annual report measuring digital development, the International Telecommunication Union (ITU), the United Nations specialized agency for information and communication technologies (ICTs), says an estimated 5.3 billion people of the earth's 8 billion are using the Internet in 2022, or roughly 66 percent of the world's populations. However, the gender digital divide continues to exist as only 63 percent of women were using the Internet in 2022 compared to 69 percent of men. "This means there are 259 million more men than women using the Internet in 2022," the report notes.
The ITU also finds that youth aged 15-24 years are the driving force of connectivity, with 75 percent of young people worldwide now able to use the Internet. The report encouragingly points out: "There are signs that the generational gap is shrinking. In 2020, the difference between the penetration rate among young people (71 percent) and the rest of the population (57 percent) was 14 percentage points."
What is more, "In all regions of the world, people aged between 15 and 24 are more connected than people who are older or younger than that. Universality, defined as more than 95 percent Internet use, has already been reached in this age group in high-income and upper-middle-income economies. The biggest gap in relative terms is observed in low-income economies, where 39 percent of young people use the Internet, compared with only 23 percent for the rest of the population."
With respect to mobile subscriptions, the report says almost three-quarters of the global population aged 10 and over now own a mobile phone. "Internet use is becoming as ubiquitous as mobile phones. Accordingly, the number of mobile-broadband subscriptions is rapidly approaching the level of mobile-cellular subscriptions, which is plateauing."
Despite the ubiquitousness of mobile phone use, "low levels of ICT skills hamper progress to universal and meaningful connectivity," the report importantly notes. "A low level of ICT skills is one of the main barriers to achieving universal and meaningful connectivity."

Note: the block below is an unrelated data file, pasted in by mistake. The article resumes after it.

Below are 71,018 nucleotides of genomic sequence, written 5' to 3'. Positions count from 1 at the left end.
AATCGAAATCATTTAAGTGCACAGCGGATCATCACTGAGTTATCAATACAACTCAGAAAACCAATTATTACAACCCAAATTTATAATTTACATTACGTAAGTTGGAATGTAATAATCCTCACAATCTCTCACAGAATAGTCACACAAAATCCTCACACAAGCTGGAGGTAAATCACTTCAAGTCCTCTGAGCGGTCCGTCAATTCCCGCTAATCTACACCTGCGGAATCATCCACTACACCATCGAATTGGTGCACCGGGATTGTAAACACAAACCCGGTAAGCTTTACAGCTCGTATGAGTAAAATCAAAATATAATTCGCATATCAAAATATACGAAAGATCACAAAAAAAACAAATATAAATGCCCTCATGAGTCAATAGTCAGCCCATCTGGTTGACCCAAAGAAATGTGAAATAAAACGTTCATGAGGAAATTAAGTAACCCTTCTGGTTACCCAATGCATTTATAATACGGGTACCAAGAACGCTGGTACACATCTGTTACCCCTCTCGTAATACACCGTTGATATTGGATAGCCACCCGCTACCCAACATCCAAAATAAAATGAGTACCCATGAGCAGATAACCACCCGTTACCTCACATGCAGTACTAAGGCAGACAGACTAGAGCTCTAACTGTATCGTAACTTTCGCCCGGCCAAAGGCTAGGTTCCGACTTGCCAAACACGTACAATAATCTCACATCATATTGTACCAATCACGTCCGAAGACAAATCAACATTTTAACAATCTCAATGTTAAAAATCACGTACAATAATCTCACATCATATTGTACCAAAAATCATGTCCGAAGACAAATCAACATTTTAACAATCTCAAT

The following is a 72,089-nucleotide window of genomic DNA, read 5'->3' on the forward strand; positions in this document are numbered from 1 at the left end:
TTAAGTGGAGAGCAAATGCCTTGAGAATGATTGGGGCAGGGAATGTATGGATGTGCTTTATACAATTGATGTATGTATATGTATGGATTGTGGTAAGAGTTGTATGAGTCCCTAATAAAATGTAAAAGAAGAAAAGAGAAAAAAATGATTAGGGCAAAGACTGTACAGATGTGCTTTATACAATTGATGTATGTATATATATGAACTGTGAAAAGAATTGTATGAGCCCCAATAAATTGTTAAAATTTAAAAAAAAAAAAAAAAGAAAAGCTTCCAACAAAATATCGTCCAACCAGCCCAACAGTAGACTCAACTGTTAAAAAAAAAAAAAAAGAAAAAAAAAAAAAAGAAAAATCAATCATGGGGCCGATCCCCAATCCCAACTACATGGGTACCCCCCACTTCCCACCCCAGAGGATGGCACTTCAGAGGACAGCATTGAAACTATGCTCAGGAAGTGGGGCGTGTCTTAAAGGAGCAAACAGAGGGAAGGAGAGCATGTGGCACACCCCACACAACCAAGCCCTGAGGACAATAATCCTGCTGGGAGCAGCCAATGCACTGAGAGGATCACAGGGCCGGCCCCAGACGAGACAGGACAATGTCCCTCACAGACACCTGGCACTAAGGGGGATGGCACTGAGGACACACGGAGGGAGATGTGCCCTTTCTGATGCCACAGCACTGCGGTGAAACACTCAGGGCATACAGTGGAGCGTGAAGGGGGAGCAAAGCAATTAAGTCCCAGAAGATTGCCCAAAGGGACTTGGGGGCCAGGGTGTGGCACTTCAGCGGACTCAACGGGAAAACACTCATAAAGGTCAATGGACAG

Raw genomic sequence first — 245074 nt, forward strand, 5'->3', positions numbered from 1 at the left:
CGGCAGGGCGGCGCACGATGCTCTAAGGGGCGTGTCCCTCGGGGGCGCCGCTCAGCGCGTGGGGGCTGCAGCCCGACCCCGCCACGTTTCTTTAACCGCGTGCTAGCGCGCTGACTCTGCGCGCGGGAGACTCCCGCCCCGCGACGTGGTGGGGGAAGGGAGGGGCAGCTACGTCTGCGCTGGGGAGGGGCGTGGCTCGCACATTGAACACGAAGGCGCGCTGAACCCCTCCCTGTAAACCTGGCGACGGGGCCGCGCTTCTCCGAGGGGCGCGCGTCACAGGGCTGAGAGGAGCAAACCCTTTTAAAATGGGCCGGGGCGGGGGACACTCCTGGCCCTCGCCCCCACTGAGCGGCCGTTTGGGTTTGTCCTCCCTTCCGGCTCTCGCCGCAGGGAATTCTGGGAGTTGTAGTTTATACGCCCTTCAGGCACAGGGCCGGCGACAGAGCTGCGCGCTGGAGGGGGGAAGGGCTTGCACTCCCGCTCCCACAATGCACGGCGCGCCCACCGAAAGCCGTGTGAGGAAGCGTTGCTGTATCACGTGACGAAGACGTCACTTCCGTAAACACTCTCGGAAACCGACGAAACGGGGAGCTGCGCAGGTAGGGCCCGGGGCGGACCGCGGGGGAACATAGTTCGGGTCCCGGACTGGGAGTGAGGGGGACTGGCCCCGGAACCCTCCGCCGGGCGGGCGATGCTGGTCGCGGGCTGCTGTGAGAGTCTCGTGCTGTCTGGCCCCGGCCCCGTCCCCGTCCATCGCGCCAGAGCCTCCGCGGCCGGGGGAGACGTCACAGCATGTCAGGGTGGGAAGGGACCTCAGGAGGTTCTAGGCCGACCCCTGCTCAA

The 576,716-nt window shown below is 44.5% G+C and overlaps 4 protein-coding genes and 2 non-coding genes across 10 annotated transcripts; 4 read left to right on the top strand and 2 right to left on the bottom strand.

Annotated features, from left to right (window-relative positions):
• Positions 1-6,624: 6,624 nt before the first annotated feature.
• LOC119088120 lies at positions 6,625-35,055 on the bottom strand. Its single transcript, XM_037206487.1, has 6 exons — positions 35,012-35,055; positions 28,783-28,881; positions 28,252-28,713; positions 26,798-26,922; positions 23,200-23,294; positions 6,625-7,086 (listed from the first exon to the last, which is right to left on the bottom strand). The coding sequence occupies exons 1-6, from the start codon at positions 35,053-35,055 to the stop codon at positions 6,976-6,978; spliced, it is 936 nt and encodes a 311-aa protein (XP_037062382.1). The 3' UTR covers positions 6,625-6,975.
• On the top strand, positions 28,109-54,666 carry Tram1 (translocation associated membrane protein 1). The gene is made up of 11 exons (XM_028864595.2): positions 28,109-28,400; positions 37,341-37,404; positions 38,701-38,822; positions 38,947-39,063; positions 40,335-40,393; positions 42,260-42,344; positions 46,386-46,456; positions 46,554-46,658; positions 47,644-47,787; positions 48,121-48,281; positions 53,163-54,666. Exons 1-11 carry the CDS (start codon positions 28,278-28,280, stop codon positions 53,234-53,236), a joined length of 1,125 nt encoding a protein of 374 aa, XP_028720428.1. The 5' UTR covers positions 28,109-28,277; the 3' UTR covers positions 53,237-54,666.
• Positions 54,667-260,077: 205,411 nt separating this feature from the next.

As for the affordability of ICT services, the report finds that global median price of mobile-broadband services dropped from 1.9 percent to 1.5 percent of average gross national income (GNI) per capita. However, the report explains that "the lack of affordability continues to be a key barrier to Internet access particularly in low-income economies, even though this country group witnessed a nearly two-percentage-point drop in the income-adjusted price of mobile broadband services." Furthermore, "A wide gap remains between high-income economies and the rest of the world. Compared to median prices that are paid in high-income economies, the basket costs nearly 10 times as much in lower-middle-income economies and nearly 30 times as much as in low-income economies, after adjusting for differences in GNI per capita."
I appreciate how ITU's annual Facts and Figures report offers an independent and rigorously researched snapshot of the state of digital connectivity worldwide. As Doreen Bogdan-Martin, who was elected as ITU's Secretary-General subsequently after the report's publication, wrote: The report "serves as a key element in global efforts to 'connect the world' and bring universal meaningful connectivity to everyone, everywhere. Accurate data are essential: to be sure our policies and projects are having a real impact on bridging the digital divide, we need to constantly track core connectivity indicators, and drill down into the data to reveal both unexpected sticking points, and surprising successes." She adds that "ITU data are relied upon, not just by the broader UN system, but by governments, the global technology sector, development financing institutions, and the many grassroots organizations working to promote digital inclusion within their communities."
What recommendations do you have for increasing digital inclusion and promoting online opportunities?